High fuel prices underpin Uganda protests, test Museveni government
Two months after Ugandan President Yoweri Museveni's decisive election victory, high fuel costs are prompting Ugandans to take to the streets, writes Ugandan journalist Rosebell Kagumire.
Ugandan police have again arrested three opposition leaders as they tried to continue the Walk to Work protest campaign. The campaign was started by a group called Activists for Change protesting the high fuel prices. They called for protests every Monday and Thursday for a month, in which Ugandans would peacefully protest while walking to work.Skip to next paragraph
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On April 11, top opposition leader Kizza Besigye, Norbert Mao, and other opposition parliamentarians were blocked from walking to their offices, arrested and later charged with inciting violence and disobeying lawful orders.
Earlier this week, UPC’s Olara Otunnu and several other Ugandans from different political parties joined the protest.
For the first time, Uganda’s opposition moved beyond the politics of attacking President Yoweri Museveni and chose an issue that concerns most Ugandans. The high fuel prices have driven food prices up and many of Uganda’s urban poor can hardly afford a meal.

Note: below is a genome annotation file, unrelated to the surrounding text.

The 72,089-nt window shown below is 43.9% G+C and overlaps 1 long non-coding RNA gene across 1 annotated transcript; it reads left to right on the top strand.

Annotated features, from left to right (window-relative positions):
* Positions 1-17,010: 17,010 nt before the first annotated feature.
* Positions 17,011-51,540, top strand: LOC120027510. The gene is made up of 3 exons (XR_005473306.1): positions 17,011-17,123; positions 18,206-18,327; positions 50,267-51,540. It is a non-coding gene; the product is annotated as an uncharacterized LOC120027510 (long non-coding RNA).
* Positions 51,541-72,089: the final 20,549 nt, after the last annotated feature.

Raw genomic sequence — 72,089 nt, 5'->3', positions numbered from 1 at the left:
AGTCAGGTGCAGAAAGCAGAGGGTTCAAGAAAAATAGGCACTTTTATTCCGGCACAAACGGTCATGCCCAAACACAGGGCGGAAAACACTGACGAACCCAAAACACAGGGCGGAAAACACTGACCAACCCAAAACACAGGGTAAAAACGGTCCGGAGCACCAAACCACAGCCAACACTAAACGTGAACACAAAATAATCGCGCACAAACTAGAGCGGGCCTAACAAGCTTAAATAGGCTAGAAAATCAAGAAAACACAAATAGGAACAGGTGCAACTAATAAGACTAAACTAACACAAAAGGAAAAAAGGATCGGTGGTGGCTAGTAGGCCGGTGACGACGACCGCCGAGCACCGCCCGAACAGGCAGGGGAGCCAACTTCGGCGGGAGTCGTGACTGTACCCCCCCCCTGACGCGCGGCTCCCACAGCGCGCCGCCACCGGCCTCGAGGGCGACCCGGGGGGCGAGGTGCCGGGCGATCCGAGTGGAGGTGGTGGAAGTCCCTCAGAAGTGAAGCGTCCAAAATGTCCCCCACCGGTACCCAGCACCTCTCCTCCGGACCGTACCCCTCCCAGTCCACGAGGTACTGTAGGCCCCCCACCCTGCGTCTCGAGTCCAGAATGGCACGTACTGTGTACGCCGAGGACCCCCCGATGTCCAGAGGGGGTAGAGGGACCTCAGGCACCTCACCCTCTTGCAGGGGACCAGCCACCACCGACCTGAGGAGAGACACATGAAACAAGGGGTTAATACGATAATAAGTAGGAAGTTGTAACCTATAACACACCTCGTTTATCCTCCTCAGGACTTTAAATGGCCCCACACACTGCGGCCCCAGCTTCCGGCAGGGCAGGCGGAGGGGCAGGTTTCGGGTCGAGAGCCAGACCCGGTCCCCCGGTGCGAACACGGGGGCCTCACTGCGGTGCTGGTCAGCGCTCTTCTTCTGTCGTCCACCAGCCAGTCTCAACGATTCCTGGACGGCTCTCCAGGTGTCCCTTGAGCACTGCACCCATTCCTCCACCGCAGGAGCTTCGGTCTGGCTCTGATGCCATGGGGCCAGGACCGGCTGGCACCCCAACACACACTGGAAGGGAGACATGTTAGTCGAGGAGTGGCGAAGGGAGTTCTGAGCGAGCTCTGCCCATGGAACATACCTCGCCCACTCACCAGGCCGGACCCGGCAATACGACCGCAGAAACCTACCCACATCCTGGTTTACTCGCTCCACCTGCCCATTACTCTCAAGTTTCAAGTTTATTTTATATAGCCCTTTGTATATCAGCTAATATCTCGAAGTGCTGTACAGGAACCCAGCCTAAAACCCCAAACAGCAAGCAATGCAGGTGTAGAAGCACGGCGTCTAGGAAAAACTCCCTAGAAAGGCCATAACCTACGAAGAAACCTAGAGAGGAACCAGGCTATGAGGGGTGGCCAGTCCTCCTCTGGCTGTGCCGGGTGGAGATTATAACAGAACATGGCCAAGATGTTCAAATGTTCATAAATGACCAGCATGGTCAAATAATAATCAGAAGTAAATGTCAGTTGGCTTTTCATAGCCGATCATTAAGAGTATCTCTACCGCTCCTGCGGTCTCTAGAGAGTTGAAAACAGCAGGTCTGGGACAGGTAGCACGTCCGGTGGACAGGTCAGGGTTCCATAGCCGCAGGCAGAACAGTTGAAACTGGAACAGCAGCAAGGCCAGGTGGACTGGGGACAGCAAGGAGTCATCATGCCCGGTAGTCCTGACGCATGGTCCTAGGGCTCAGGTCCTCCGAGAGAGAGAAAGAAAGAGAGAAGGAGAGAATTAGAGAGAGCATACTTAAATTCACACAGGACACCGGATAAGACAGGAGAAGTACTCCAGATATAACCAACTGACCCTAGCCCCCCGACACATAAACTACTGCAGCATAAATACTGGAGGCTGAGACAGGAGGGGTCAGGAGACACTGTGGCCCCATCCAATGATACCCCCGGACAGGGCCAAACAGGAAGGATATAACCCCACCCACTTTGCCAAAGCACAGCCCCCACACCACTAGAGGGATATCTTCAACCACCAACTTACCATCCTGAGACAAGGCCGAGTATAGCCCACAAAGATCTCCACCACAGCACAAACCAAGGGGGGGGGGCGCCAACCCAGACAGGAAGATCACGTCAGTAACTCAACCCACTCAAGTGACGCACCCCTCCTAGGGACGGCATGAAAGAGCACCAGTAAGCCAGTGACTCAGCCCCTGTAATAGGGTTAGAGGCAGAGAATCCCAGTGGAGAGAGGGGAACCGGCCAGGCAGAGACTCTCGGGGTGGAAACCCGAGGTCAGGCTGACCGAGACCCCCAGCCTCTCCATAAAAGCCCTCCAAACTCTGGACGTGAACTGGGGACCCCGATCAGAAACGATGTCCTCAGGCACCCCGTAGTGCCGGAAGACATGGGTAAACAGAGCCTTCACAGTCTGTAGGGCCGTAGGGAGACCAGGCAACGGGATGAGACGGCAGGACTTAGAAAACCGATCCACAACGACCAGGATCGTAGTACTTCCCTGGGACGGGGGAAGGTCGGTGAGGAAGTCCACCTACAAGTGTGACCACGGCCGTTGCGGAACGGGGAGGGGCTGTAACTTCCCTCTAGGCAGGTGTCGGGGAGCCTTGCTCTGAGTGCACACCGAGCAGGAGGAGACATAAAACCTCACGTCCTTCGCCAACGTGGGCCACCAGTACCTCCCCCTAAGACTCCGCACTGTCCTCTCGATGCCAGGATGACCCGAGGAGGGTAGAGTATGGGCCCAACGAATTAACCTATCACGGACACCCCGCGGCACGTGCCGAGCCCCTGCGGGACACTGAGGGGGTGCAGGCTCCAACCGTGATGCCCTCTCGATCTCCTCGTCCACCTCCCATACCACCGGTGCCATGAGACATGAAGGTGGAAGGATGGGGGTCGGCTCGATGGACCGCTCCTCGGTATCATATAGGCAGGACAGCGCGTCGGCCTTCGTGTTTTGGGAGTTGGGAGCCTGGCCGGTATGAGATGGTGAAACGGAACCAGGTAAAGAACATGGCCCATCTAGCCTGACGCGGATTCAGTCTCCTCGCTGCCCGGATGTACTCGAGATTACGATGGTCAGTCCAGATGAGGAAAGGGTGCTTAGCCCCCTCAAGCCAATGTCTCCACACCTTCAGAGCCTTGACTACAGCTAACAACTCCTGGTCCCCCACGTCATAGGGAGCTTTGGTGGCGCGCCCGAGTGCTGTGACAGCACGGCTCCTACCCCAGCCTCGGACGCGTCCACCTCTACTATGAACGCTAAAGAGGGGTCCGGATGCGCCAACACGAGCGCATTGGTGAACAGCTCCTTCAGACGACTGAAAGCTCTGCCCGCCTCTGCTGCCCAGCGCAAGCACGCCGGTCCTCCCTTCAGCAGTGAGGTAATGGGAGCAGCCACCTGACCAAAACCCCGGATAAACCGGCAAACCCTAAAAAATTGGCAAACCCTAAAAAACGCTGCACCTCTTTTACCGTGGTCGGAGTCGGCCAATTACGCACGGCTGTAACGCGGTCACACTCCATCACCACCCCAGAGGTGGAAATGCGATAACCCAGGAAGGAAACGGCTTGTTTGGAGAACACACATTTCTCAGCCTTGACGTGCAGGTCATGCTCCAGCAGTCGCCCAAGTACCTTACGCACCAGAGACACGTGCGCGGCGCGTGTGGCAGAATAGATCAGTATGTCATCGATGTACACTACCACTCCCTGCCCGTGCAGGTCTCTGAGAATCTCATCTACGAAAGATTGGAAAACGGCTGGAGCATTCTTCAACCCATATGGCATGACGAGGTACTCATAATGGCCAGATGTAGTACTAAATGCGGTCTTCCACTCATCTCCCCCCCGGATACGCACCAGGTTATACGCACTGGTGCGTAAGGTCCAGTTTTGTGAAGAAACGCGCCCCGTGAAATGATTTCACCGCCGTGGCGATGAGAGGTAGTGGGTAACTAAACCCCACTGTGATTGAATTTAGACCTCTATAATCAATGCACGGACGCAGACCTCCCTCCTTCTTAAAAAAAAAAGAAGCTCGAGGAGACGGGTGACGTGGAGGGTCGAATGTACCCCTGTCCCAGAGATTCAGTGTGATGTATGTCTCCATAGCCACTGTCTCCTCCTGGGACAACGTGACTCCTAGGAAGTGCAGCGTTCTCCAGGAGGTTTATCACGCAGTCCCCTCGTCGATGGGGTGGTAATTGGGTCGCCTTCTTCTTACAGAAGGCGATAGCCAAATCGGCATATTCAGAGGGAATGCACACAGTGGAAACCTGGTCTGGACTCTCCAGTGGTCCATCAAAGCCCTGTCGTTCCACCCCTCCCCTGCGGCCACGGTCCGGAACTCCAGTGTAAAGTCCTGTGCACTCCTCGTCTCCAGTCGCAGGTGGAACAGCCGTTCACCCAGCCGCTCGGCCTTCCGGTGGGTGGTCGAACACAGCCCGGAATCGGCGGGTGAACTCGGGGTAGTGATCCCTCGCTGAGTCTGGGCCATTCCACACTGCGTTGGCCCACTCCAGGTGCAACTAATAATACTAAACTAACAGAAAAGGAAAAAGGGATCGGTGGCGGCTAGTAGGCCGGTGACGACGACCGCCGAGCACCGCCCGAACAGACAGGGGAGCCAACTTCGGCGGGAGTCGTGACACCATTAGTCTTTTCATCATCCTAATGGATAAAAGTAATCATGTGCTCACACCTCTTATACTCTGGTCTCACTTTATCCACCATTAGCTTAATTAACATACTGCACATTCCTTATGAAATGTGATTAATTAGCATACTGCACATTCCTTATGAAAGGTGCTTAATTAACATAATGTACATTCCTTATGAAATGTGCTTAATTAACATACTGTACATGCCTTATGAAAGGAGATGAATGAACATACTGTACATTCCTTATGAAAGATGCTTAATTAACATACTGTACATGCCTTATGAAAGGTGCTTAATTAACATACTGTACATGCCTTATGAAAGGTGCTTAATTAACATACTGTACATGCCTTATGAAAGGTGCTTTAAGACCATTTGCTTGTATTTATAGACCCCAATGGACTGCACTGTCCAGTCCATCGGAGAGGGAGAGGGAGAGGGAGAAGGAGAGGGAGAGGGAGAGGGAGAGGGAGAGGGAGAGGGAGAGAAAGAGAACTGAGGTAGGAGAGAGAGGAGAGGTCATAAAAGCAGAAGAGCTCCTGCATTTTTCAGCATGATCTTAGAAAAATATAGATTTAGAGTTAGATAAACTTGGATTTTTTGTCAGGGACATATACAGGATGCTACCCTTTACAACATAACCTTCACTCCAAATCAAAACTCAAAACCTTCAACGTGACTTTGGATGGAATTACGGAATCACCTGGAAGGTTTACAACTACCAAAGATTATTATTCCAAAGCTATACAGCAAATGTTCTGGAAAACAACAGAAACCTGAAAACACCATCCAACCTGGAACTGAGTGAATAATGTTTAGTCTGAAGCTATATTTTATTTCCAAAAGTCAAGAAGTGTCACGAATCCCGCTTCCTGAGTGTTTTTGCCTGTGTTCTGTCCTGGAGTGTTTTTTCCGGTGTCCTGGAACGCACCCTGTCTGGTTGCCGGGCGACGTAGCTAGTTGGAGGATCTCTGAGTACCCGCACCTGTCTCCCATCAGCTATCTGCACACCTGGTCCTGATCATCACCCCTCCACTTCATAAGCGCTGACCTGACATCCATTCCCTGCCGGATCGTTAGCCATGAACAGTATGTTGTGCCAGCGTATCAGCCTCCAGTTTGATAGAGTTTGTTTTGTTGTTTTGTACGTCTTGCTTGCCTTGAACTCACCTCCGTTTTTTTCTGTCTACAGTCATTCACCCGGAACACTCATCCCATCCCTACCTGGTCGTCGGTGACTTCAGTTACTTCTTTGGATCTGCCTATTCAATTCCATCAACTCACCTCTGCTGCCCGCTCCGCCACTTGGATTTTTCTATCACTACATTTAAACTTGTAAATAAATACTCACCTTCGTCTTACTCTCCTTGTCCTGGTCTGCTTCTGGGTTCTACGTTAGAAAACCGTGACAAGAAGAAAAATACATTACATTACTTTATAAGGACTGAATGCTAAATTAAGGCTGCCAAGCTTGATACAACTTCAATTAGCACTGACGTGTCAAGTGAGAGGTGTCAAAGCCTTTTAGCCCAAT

The police blocked the protests before they began, and their brutality was once again on display as they arrested the politicians.
In the northern city of Gulu, three people died from bullet wounds when the government ordered the military to come in to stop Mr. Mao from walking in the streets of Gulu. The brutality with which the government reacted to Ugandans expressing themselves brought back the sound of the gun to Gulu, a place that for more than 20 years was the epicenter of the brutality of both rebels and government soldiers in the deadly war on Lord's Resistance Army.
Last week, Museveni’s regime used the cover of security to order TV stations not to broadcast live coverage of events and one TV station was reportedly switched off for 15 minutes. His regime also went an extra mile to order Internet service providers to block social media networks like Twitter and Facebook where people were reporting the events.
Museveni called the press to his home village miles away from the capital, Kampala – another unnecessary expenditure for newsrooms – where he never offered any solution to issues that the protesters are angry about. Museveni was quick to divide Ugandans into farmers and urban dwellers and then threw Mr. Besigye to the equation.
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